This week I am certainly not at a loss for topics to comment on. The anchoring ban has been agreed and whether right or wrong is done and dusted now.
The Tiger/Sergio spat continues but I have already covered that. The most interesting topic for me is the state of the European Tour.
With the BMW at Wentworth this week, the tours flagship event, the strength of the European Tour has been brought into sharp focus.
While the field for this tournament is strong, the whole European Ryder Cup Team will tee it up; last week’s Volvo World Matchplay was not in such good shape.
Whilst some big names were present, the tournament was hardly star studded. Even the eventual winner Graeme McDowell acknowledged this, saying ‘Not the greatest field in the world of golf this week, but 24 solid players who are tough to beat’.
This was certainly a fair reflection and it shouldn’t be the case for such a high profile tournament.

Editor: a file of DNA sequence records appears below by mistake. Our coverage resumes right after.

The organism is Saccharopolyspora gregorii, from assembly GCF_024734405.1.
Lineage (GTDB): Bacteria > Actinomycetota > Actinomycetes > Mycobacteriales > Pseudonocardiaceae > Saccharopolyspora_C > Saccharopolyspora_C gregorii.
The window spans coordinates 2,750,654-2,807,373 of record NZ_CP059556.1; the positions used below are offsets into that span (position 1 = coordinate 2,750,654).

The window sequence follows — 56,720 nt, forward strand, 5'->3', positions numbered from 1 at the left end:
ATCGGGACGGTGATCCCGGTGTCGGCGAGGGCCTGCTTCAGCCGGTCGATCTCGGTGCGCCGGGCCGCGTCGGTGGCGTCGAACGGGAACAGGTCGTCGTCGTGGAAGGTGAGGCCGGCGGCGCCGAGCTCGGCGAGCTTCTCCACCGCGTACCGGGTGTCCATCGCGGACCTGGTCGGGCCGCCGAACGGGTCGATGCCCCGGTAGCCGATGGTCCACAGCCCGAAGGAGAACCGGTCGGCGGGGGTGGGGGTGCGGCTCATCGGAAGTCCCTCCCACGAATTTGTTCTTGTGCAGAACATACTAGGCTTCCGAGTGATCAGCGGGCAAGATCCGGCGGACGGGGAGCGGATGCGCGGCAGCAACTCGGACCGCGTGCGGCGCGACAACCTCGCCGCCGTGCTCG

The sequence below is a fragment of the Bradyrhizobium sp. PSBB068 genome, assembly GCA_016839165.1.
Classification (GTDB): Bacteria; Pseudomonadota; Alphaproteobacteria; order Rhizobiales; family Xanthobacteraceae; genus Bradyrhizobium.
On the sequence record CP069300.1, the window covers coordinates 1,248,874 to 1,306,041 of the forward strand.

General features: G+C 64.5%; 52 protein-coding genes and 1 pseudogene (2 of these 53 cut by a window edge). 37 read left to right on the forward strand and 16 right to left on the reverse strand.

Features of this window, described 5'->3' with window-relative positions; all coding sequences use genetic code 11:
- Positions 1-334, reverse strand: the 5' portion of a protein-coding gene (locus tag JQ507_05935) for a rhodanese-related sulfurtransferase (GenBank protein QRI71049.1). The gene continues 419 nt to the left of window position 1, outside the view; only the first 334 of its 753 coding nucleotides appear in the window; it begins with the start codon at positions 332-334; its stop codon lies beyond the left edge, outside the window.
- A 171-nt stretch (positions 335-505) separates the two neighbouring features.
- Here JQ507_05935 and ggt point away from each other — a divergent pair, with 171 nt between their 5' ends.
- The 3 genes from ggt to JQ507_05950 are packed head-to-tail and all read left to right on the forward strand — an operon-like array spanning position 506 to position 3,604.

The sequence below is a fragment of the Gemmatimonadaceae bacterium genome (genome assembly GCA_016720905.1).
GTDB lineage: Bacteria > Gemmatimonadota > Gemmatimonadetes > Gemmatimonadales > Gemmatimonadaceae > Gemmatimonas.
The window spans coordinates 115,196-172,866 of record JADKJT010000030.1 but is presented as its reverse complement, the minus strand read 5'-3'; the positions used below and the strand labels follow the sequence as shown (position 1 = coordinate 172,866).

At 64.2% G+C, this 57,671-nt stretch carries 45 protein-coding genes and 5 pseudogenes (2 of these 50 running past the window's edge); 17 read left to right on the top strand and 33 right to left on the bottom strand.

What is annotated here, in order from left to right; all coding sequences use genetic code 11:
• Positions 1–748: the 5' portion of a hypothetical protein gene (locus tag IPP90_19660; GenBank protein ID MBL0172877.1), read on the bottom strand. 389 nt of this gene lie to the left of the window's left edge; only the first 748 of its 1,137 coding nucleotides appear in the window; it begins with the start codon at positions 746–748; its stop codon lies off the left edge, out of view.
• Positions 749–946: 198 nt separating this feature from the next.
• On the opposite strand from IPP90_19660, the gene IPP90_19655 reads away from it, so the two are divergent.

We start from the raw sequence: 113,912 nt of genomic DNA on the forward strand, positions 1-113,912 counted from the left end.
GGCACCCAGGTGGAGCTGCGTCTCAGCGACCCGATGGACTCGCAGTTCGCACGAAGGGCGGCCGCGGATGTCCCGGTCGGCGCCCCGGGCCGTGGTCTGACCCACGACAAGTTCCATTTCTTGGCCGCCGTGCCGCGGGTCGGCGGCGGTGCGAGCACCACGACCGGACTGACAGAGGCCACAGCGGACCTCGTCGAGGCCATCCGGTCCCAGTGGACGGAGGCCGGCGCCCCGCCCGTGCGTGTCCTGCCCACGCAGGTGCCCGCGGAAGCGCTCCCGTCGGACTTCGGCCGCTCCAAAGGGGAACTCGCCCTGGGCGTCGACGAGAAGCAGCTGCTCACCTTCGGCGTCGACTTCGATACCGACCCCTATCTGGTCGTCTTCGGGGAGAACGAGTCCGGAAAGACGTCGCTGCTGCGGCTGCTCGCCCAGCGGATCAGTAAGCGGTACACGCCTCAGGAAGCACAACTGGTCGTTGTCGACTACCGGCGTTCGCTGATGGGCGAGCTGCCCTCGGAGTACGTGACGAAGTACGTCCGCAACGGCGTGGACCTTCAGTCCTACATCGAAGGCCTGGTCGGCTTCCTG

There is obviously no lack of European talent, but the tour seems to be having a hard time getting them to stay at home.
The lure of better weather and facilities, more money and exposure as well as a higher level of all around competition means that a lot of the big European names only come back across the pond for the really big tournaments. And who can blame them.
The likes of Rory, Luke and Lee etc. need to organise their schedule carefully and map out what will be best for their season as a whole, usually leading to a heavy weighting of PGA events.
Peter Uihlein is one exception to this trend, the Ex -US Amateur Champion is now playing in Europe, recently earning his first professional win at the Madeira Islands Open in Portugal.
But, whilst it is good to have young PGA talent play over here, it seems to me just further evidence that it continues to play second fiddle to the PGA Tour.
It is important that the European Tour doesn’t become a mere training ground for those waiting to make the big step up. It should be a destination not a pit stop.